Canadian Midstream Company Enbridge Buys Giant Gulf Coast Oil Terminal
09.13.2021 - NEWS

September 13, 2021 [Maritime-executive] – Canadian pipeline operator Enbridge has purchased the Ingleside Energy Center terminal at the Port of Corpus Christi, Texas in a $3 billion cash deal with Moda Midstream.


The recently-built terminal is located in Ingleside, about 10 miles from the harbor entrance, and it has the rare capability to berth VLCCs. It has about 16 million barrels of storage capacity, 1.5 million barrels a day of loading capacity, and direct pipeline connections to Texas’ productive Permian and Eagle Ford oil shale basins. The facility is among the largest of its kind in North America, and it loaded 25 percent of all U.S. Gulf Coast crude exports in 2020, according to Enbridge and Moda.

As part of the deal, Enbridge is also buying a 20 percent interest in the 670,000 bpd Cactus II Pipeline, along with the 300,000 bpd Viola pipeline and the 350,000 barrel Taft Terminal.

“Over the last several years we’ve been building a strong position in the U.S. Gulf Coast through both natural gas and crude infrastructure. Our strategy is driven by the important role that low cost, sustainable North America energy supply will play in meeting growing global demand. With close proximity to world-class Permian reserves, and with cost effective and efficient export infrastructure, our new Enbridge Ingleside terminal will be critical to capitalizing on North America’s energy advantage,” said Enbridge president and CEO Al Monaco in a statement.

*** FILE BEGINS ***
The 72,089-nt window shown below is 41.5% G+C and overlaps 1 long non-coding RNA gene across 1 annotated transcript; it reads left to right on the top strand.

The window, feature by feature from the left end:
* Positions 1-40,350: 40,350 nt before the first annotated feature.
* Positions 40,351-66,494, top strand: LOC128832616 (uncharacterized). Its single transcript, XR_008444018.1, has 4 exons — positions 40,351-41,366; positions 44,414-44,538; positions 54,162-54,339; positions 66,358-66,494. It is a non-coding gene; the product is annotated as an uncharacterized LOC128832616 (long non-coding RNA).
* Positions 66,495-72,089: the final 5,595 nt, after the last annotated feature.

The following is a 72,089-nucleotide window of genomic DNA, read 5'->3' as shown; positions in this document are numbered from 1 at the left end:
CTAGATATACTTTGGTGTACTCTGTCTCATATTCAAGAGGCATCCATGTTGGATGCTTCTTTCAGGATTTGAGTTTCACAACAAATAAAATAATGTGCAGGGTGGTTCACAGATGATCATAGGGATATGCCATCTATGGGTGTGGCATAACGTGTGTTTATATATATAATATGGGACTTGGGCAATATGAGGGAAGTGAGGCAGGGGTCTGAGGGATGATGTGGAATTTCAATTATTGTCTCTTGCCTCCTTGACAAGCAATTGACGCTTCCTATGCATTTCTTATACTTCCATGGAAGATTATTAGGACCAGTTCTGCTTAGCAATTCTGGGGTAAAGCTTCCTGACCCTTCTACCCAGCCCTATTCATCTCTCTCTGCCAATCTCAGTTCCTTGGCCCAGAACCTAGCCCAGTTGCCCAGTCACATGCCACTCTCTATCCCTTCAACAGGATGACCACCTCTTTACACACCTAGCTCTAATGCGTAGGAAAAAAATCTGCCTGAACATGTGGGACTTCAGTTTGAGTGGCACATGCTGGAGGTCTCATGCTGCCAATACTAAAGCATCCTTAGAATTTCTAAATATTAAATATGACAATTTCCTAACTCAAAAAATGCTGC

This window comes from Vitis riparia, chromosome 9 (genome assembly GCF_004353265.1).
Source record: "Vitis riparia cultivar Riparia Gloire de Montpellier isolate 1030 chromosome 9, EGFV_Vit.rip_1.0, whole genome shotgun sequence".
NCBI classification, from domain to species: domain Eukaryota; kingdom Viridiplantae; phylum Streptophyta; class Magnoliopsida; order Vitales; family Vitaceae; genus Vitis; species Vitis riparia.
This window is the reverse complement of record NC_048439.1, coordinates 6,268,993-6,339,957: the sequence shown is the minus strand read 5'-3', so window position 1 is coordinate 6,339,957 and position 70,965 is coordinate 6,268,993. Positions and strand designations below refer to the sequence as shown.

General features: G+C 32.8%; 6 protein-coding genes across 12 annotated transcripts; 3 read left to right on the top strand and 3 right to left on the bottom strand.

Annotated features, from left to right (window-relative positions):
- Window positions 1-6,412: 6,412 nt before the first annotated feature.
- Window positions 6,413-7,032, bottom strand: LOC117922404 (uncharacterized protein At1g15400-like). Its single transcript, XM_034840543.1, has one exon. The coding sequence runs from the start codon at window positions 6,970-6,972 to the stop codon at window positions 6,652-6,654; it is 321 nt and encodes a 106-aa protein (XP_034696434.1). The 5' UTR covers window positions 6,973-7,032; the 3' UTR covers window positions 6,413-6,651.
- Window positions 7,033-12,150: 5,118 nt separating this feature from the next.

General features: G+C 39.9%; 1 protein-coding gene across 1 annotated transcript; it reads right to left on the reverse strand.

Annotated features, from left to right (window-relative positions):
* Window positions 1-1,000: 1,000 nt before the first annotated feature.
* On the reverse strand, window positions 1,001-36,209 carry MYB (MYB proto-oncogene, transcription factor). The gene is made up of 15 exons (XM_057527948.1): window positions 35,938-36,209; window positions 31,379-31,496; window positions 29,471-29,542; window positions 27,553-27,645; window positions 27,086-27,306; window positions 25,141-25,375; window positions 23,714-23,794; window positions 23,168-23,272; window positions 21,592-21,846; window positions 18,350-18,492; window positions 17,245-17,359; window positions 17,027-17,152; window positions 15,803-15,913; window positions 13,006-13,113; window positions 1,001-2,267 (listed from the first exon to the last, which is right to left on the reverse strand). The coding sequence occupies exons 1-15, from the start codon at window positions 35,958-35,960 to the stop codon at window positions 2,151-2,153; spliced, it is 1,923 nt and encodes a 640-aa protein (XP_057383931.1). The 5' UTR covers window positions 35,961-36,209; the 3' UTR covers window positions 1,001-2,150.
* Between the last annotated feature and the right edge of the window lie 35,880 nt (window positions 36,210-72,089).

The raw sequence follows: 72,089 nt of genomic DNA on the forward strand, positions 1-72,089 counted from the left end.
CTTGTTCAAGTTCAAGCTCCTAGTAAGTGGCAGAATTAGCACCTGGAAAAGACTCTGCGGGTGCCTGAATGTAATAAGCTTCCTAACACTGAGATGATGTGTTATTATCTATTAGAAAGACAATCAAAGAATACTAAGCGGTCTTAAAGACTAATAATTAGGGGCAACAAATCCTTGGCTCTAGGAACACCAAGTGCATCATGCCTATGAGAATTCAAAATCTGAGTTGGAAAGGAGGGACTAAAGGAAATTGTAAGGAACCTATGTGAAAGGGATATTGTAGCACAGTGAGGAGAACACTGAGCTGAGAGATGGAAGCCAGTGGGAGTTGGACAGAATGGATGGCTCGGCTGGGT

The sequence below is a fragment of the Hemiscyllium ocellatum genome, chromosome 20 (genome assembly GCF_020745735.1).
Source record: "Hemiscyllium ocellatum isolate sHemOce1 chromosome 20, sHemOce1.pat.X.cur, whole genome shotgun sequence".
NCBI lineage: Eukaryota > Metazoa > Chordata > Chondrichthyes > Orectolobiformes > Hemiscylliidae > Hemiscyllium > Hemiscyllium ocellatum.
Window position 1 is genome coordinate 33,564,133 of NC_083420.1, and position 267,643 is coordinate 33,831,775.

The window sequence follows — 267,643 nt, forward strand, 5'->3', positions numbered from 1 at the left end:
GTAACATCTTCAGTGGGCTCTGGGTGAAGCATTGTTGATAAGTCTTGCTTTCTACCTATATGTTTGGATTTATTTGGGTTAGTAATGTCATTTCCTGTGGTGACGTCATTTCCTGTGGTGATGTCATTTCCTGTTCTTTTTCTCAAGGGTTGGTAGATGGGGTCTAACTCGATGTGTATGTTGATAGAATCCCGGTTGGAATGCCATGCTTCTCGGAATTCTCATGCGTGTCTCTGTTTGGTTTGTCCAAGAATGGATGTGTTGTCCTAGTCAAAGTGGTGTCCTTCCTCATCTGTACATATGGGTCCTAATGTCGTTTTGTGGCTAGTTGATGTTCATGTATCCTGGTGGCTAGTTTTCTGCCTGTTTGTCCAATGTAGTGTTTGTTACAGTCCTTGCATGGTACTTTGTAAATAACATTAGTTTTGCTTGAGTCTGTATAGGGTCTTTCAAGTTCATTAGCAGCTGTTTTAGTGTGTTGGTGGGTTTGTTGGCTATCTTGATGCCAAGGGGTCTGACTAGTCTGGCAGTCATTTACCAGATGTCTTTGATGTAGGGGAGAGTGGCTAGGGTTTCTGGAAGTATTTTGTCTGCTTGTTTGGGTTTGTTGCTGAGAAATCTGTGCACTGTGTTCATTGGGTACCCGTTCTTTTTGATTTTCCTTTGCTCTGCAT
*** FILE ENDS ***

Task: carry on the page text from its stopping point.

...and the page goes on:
The U.S. Army Corps of Engineers is in the process of dredging the channel to the Ingleside terminal to 54 feet of depth. While this is about 12 feet too shallow to accommodate a fully laden VLCC, partial loading is possible, followed by topping-up offshore via STS transfer from a smaller tanker.

Enbridge has been looking for a deepwater loading terminal in the Corpus Christi area for several years. Together with Kinder Morgan, it proposed to build a VLCC-capable crude terminal off the coast of Freeport, to be called Texas Colt.

It withdrew that proposal in early 2020 and switched its focus to a joint venture with Enterprise Product Partners, Sea Port Offshore Terminal (SPOT), which would also be located off Freeport. The SPOT project ran into local opposition, and in mid-2020, the U.S. Coast Guard and MARAD suspended their environmental impact statement permitting review for the facility, citing the “need for additional information from the applicant.”

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